Biogen’s crafty prosecution strategy avoided four years of potential prior art based on the 2011 discovery of the claimed dosage regimen by claiming priority to the 2007 provisional application. Although Biogen’s arguments of unexpected results may have helped overcome obviousness in prosecution and an IPR, the failure of the specification to direct and teach that administration of 480 mg per day of DMF was effective at treating MS was detrimental.
Thus, it is important at the initial stages of drafting an application to distill down the points of novelty, determine why the claimed invention is nonobvious over the prior art and ensure that there is a complete and enabling disclosure. In drafting, the practitioner should implement a “hook,” or more specifically, highlight an aspect of the underlying invention that draws the examiner’s attention during prosecution, or the attention of a court should the resulting patent face future litigation. While breakthrough discoveries may set off a race to obtain patent protection, applicants should not rely on prior pending disclosures that only tangentially relate to the discovery to facilitate a prosecution strategy. Applicants should ensure that the content of the disclosure provides adequate basis and support for arguing against an art rejection to properly inform and disclose the novel and nonobvious distinctions over the prior art and to demonstrate to the public that the inventors and/or applicants have actual possession of the claimed invention.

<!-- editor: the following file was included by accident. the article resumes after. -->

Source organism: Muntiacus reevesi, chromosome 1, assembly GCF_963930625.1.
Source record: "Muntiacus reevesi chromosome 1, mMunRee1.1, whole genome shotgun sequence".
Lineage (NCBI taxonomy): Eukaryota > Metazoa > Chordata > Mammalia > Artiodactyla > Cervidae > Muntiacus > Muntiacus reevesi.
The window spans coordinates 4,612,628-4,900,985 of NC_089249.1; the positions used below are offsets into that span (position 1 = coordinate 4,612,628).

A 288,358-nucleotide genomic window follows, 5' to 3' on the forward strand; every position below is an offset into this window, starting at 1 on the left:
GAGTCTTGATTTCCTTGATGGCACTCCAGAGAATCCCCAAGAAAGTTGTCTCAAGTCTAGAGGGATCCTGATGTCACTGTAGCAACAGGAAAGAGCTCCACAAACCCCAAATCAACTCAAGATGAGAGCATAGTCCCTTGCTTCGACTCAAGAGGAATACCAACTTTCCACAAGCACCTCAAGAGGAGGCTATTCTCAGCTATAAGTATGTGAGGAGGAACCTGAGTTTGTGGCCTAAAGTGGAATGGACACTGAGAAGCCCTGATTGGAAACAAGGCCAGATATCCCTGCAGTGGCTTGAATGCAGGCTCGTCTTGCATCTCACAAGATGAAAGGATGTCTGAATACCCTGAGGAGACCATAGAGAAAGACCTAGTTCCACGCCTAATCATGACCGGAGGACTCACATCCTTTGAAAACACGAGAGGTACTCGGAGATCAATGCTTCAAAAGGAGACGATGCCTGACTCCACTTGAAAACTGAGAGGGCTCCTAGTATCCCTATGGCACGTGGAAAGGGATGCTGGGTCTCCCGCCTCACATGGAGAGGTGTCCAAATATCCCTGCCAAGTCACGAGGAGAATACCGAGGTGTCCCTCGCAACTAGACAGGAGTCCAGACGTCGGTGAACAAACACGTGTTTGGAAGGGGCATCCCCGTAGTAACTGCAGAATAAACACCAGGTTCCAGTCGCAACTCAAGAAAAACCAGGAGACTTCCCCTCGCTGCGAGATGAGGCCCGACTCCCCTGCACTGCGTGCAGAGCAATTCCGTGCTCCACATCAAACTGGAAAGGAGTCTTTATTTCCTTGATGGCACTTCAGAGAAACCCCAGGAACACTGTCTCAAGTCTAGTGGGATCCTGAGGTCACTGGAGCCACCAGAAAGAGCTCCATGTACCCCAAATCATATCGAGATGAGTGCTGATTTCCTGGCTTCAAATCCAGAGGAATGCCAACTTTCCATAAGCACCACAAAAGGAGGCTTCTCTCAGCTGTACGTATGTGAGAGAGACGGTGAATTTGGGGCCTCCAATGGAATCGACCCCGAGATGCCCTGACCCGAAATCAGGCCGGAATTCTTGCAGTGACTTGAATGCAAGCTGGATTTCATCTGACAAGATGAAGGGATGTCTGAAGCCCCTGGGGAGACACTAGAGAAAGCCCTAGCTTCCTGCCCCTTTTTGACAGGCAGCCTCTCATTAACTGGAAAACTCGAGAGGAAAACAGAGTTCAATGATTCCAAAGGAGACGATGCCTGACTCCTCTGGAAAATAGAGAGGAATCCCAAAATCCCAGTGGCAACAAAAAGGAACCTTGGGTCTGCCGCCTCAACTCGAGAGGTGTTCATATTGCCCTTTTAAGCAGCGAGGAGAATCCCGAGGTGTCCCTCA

Perhaps in error to Biogen’s favor, the court appeared to be confused as to the proper threshold criteria for determining whether a patent satisfies the written description requirement under 35 U.S.C. § 112 in applying the “person of ordinary skill in the art” standard―which is only recited in 35 U.S.C. § 103―to a written description analysis. The POSA is a hypothetical legal construct used as the standard by which obviousness is determined, whereas the “person skilled in the art” as recited in 35 U.S.C. § 112 refers to actual people within the general public having skill in the art. Practitioners should be reminded that the former is a hypothetical person who does not seek to innovate, but only follows conventional wisdom contained in the prior art, whereas the latter refers to a real person skilled in the art for whom the specification has to be understandable for enablement. Because the latter is a higher standard to meet, it is important that practitioners apply the correct standards in evaluating obviousness or determining enablement; the POSA should not have the benefit of the content matter of the specification whereas the person skilled in the art should have such benefit.